The Atlantic Hurricane seasons starts this week on Wednesday the first of June.
Tropical storm naming is well under way already. ‘Bonnie’ (featured image) has just been downgraded from ‘Tropical Storm’ to ‘Tropical Depression’ and is the first system to make landfall on the USA this year.
D: Tropical Depression – wind speed less than 39 MPH S: Tropical Storm – wind speed between 39 MPH and 73 MPH H: Hurricane – wind speed between 74 MPH and 110 MPH M: Major Hurricane – wind speed greater than 110 MPH
The question arises as to the expected intensity of the 2016 season. Theories link the El Nino (ENSO) to the intensity of the hurricane season. It is thought that higher than average sea surface temperatures in the tropical Atlantic follow an El Nino and sea surface temperatures feed energy into tropical storm systems. This has been an El Nino year. Other observations report unusually cold regions of the Atlantic Ocean further north which may mitigate any warming later in the season.
Reports are a little mixed:
Reuters reports that US meteorologists at NOAA predict greater than average numbers this year. NOAA’s website itself is sticking to a ‘near normal’ pattern of tropical storms. Other reports abound.
Always thought that weather forecasting was a tricky business; it makes weather watching interesting though….
News reports communicate that heavy rain, flooding and landslides have taken lives and destroyed infrastructure in East Africa over the last month or so. Some point the finger at El Nino as being the culprit.
The Africa Rainfall Climatology (NOAA NCEP), which estimates rainfall based on satellite derived cloud top temperature fused with station observations and other measurements, shows considerable areas of above average rainfall (see featured image).
Enhanced tropical rainfall in this region is associated with El Nino with its greater than average sea surface temperatures in the Pacific and Indian Oceans. A chart of current sea surface temperature anomalies follows.
Latest guidance from NOAA NCEP is that El Nino is present and is weakening.
MODIS imagery from NASA Worldview gave us a clear view of the Fort McMurray forest fires on 6 May 16 with and extensive smoke plume extending towards the south east of the area.
Surface winds appear to be light-ish. The smoke plume is streaming down the flow in the middle atmospheric layers at 5000 ft.
The Worldview system also allows us to analyse the concentration of the combustion product, CO. The following split image, covering exactly the same area, shows the more intense area of carbon monoxide in the white and red arc.
An unusually strong El Nino pattern this year is reportedly linked to a ‘deadly red tide’ in Chile. The implication is that sea temperature anomalies are causing an algal bloom which renders fish and shell fish poisonous to eat. Fishermen in Los Lagos are protesting that their government is not doing enough to mitigate the event.
MODIS Aqua imagery presented by NASA can be analysed for Chlorophyll concentration, see featured image above (chlorophyll by MODIS Aqua 26 Apr 16). The oranges and reds indicate high chlorophyll level with blues lower. Such analysis is only possible in cloud free skies. Unfortunately the great southern ocean makes a ready supply of the white puffy stuff and I had to go back a couple of days to get a break in the canopy to get this image.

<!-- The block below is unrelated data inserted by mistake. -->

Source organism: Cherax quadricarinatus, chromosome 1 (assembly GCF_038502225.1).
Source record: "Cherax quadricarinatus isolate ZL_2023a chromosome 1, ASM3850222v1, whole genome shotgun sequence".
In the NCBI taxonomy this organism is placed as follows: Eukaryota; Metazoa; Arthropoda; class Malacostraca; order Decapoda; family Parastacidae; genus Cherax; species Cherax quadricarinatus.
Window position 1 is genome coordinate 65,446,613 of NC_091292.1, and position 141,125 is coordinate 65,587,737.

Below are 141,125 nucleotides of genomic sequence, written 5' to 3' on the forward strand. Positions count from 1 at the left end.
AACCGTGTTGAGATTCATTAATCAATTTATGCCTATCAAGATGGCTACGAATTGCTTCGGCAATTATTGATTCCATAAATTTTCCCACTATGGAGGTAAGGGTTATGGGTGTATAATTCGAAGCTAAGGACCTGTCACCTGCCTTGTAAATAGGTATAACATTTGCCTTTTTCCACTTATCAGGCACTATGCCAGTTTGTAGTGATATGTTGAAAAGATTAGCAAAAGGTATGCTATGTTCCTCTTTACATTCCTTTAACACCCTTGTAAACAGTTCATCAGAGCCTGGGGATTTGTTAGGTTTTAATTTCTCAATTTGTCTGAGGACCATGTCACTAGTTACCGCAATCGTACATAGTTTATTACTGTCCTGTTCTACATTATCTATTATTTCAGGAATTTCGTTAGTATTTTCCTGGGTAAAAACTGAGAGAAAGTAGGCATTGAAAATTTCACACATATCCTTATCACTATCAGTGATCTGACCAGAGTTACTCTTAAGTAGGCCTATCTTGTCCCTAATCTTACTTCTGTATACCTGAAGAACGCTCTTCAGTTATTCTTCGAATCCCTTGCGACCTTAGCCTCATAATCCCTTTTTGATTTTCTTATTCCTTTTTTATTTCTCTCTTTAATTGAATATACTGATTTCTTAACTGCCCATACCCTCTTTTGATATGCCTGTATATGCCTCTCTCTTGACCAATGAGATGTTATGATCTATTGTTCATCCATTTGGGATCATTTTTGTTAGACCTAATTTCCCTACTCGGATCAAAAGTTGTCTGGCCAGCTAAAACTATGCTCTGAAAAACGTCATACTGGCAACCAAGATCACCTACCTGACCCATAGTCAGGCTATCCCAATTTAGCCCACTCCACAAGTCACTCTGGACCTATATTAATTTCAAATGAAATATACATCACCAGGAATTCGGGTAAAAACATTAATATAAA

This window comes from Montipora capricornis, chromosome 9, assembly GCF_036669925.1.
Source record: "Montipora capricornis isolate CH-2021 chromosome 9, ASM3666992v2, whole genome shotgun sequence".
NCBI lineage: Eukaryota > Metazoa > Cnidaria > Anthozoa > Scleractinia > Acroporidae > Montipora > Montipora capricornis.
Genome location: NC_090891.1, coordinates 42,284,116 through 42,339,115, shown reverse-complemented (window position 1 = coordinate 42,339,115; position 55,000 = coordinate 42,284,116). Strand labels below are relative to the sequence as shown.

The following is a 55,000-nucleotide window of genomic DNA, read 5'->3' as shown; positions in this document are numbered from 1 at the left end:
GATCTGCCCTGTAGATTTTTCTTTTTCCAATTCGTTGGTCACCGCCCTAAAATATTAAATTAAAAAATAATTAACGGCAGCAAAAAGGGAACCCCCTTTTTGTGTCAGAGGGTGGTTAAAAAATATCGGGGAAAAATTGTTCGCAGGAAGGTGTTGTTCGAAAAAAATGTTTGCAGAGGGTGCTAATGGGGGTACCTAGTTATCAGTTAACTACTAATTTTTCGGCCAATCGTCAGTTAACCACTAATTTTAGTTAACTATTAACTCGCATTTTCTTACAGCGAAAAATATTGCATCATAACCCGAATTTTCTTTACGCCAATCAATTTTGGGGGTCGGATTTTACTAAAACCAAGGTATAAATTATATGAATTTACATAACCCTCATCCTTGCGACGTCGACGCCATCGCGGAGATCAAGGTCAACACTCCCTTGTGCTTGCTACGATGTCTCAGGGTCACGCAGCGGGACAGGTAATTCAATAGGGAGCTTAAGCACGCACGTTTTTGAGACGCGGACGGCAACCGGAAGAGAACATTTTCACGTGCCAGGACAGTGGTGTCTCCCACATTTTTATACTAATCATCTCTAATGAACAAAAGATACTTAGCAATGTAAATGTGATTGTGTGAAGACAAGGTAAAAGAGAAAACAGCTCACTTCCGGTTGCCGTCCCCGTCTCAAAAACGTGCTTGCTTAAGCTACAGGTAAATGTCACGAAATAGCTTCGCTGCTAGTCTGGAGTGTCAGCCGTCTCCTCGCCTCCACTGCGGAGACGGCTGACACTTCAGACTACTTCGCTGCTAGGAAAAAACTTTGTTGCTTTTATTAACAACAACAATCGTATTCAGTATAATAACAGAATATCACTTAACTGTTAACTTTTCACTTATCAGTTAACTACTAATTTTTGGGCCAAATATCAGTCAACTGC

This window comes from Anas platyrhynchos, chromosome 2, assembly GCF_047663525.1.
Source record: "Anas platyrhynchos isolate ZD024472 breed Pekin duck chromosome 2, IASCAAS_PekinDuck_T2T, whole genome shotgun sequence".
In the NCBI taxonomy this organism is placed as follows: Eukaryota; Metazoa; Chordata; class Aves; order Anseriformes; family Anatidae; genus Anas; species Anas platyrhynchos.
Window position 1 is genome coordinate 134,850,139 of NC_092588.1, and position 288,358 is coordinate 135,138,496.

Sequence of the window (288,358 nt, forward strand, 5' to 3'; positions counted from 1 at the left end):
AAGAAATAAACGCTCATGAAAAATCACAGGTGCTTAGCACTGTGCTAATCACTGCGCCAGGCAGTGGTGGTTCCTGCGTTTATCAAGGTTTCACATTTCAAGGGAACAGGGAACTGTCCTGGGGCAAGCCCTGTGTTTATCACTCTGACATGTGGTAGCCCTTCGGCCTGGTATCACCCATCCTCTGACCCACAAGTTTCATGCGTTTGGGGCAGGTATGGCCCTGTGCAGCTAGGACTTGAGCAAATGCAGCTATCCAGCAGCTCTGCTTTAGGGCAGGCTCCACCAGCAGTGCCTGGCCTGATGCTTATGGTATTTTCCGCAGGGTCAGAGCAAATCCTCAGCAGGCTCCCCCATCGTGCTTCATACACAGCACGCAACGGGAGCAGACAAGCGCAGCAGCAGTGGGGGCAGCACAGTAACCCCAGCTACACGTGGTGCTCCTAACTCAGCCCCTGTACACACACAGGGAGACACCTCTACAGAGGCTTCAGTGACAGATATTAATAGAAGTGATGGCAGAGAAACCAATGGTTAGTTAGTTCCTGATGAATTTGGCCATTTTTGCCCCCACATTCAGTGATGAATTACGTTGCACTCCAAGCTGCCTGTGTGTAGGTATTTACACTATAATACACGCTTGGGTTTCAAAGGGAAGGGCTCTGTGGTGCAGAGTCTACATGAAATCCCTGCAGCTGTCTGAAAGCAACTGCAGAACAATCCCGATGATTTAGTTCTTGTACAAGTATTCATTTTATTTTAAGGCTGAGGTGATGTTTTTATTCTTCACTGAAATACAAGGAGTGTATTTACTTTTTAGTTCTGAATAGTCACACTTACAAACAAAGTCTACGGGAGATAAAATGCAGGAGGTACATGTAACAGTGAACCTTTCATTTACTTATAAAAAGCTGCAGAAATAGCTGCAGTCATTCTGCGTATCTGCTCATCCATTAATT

El Nino is one of the three stages in the El Nino-Southern Oscillation (ENSO). El Nino is a warm anomaly, La Nina is a cold anomaly and the third stage is neutral.
The National Weather Service sea surface temperature is included below for information. Cold up welling along the coast of Chile is a usual part of the ocean circulation and brings nutrients which feed marine life. A warm anomaly suppresses this effect and is bad news for communities reliant on the sea for food. The warm anomaly along the coast of South America shows up in yellows and oranges.
India has been suffering from a heat wave lately: see Heat Wave in India 22 Apr 16, on this blog.
There are now (2 May 16) news reports of many forest fires in Northern India and Nepal. These must have arisen, in part, as a consequence of the prevailing hot and dry conditions of the heat wave.
Evidence of these fires is available from space.
The featured image shows a MODIS analysis of the location of surface fires, these are marked with red dots. The milky white region in the lower right hand quadrant of the picture is, I think, the resulting smoke plume which now covers the region to the south of the Himalaya.
The 5000 ft (850mb) streamlines, taken from the Earth website, back this analysis up by indicating an eastwards movement of air in the middle to lower layers of the atmosphere in this region.
Further analysis of combustion products is also available on MODIS. The white pixels below, coincident with the original white plume, represent relatively high levels of carbon monoxide in the air column.
The temperature extremes in Scotland make good reading: maximum overall UK temperature of in Braemar and minimum of not far away at Altnaharra.
The climate comparisons are different according to which region and data you look at. Residents of Kent will note that the North coast was colder than average by whereas the South coast was average when compared to data from 1981-2010 . The same comparison run on 1961-1990 data reveals a normal month for the North Coast and warmer than average conditions by for the South.
Whistable and Herne Bay residents will recognise this picture but will also look forward to the high temperatures we expect in the Thames Estuary during the summer, when the region wins the sunshine race hands down.